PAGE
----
property “Changed”

The changed key is present in the return value of all Ansible modules, and Ansible uses it to determine whether a state change has occurred. For the command and shell module, this will always be set to true unless overridden with the changed_when clause

ignore error

Ignoring when a module returns an error

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- name: Run myprog
command: /opt/myprog
register: result
ignore_errors: True
- debug: var=result

Data type

All members of a list are lines beginning at the same indentation level starting with a “- “ (a dash and a space):

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---
# A list of tasty fruits
fruits:
- Apple
- Orange
- Strawberry
- Mango
...

A dictionary is represented in a simple key: value form (the colon must be followed by a space):

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# An employee record
martin:
name: Martin D'vloper
job: Developer
skill: Elite

More complicated data structures are possible, such as lists of dictionaries, dictionaries whose values are lists or a mix of both:

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# Employee records
- martin:
name: Martin D'vloper
job: Developer
skills:
- python
- perl
- pascal
- tabitha:
name: Tabitha Bitumen
job: Developer
skills:
- lisp
- fortran
- erlang

Dictionaries and lists can also be represented in an abbreviated form if you really want to:

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---
martin: {name: Martin D'vloper, job: Developer, skill: Elite}
fruits: ['Apple', 'Orange', 'Strawberry', 'Mango']

These are called “Flow collections”.

span multiple lines

Values can span multiple lines using | or >. Spanning multiple lines using a “Literal Block Scalar” | will include the newlines and any trailing spaces. Using a “Folded Block Scalar” > will fold newlines to spaces; it’s used to make what would otherwise be a very long line easier to read and edit. In either case the indentation will be ignored. Examples are:

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include_newlines: |
exactly as you see
will appear these three
lines of poetry

fold_newlines: >
this is really a
single line of text
despite appearances

commands

file

file - Sets attributes of files

Sets attributes of files, symlinks, and directories, or removes files/symlinks/directories. Many other modules support the same options as the file module - including copy, template, and assemble.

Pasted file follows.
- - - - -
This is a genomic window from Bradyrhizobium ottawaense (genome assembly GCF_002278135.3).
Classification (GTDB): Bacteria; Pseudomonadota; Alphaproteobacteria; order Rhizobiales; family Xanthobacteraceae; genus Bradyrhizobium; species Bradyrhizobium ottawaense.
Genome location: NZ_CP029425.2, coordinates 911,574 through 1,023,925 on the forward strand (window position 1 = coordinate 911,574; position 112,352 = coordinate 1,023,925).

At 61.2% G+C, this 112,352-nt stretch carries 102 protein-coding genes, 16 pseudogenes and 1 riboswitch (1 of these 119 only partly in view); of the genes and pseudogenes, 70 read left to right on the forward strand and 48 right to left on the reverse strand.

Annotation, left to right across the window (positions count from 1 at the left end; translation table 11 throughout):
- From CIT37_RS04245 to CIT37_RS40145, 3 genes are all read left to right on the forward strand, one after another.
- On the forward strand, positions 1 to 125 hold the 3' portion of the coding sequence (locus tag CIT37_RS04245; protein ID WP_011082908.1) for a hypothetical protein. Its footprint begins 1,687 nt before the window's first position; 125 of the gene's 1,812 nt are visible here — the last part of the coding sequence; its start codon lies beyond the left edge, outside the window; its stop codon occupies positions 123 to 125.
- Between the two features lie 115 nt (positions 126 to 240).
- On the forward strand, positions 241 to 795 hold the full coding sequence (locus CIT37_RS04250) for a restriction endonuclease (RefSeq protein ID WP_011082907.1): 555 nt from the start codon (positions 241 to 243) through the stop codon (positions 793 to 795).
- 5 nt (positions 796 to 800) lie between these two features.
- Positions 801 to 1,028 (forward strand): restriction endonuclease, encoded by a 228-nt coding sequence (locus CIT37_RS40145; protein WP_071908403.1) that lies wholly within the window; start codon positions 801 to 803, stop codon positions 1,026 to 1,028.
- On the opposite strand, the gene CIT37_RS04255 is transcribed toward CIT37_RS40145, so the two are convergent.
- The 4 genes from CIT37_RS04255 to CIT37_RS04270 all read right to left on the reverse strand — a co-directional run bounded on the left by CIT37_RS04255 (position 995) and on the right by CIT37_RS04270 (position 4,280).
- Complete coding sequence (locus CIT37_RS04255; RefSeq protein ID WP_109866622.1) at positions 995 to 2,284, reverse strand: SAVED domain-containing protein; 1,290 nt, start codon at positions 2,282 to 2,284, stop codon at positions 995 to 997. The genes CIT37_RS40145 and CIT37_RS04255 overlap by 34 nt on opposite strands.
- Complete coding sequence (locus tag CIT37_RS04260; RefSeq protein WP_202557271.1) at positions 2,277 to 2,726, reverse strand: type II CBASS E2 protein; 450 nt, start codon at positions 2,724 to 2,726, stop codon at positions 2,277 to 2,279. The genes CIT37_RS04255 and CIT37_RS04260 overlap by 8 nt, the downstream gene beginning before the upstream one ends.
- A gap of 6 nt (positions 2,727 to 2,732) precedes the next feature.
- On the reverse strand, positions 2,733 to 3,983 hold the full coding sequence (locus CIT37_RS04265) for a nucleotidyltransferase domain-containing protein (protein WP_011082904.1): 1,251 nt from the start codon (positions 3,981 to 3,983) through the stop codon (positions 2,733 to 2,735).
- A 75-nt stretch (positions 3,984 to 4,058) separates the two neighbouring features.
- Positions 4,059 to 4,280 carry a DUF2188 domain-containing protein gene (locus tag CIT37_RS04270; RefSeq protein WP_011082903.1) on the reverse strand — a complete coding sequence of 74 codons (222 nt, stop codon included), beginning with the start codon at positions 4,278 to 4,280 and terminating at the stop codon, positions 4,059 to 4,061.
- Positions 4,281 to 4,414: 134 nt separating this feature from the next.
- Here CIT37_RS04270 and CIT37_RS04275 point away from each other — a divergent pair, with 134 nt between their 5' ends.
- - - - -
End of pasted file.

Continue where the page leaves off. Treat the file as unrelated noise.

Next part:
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# change file ownership, group and mode. When specifying mode using octal numbers, first digit should always be 0.
- file:
path: /etc/foo.conf
owner: foo
group: foo
mode: 0644
- file:
path: /work
owner: root
group: root
mode: 01777

delegation

This isn’t actually rolling update specific but comes up frequently in those cases.

If you want to perform a task on one host with reference to other hosts, use the ‘delegate_to’ keyword on a task. This is ideal for placing nodes in a load balanced pool, or removing them. It is also very useful for controlling outage windows. Be aware that it does not make sense to delegate all tasks, debug, add_host, include, etc always get executed on the controller. Using this with the ‘serial’ keyword to control the number of hosts executing at one time is also a good idea:

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---

- hosts: webservers
serial: 5

tasks:

- name: take out of load balancer pool
command: /usr/bin/take_out_of_pool {{ inventory_hostname }}
delegate_to: 127.0.0.1

- name: actual steps would go here
yum:
name: acme-web-stack
state: latest

- name: add back to load balancer pool
command: /usr/bin/add_back_to_pool {{ inventory_hostname }}
delegate_to: 127.0.0.1

These commands will run on 127.0.0.1, which is the machine running Ansible. There is also a shorthand syntax that you can use on a per-task basis: ‘local_action’. Here is the same playbook as above, but using the shorthand syntax for delegating to 127.0.0.1:

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---

# ...

tasks:

- name: take out of load balancer pool
local_action: command /usr/bin/take_out_of_pool {{ inventory_hostname }}

# ...

- name: add back to load balancer pool
local_action: command /usr/bin/add_back_to_pool {{ inventory_hostname }}

A common pattern is to use a local action to call ‘rsync’ to recursively copy files to the managed servers. Here is an example:

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---
# ...
tasks:

- name: recursively copy files from management server to target
local_action: command rsync -a /path/to/files {{ inventory_hostname }}:/path/to/target/

Note that you must have passphrase-less SSH keys or an ssh-agent configured for this to work, otherwise rsync will need to ask for a passphrase.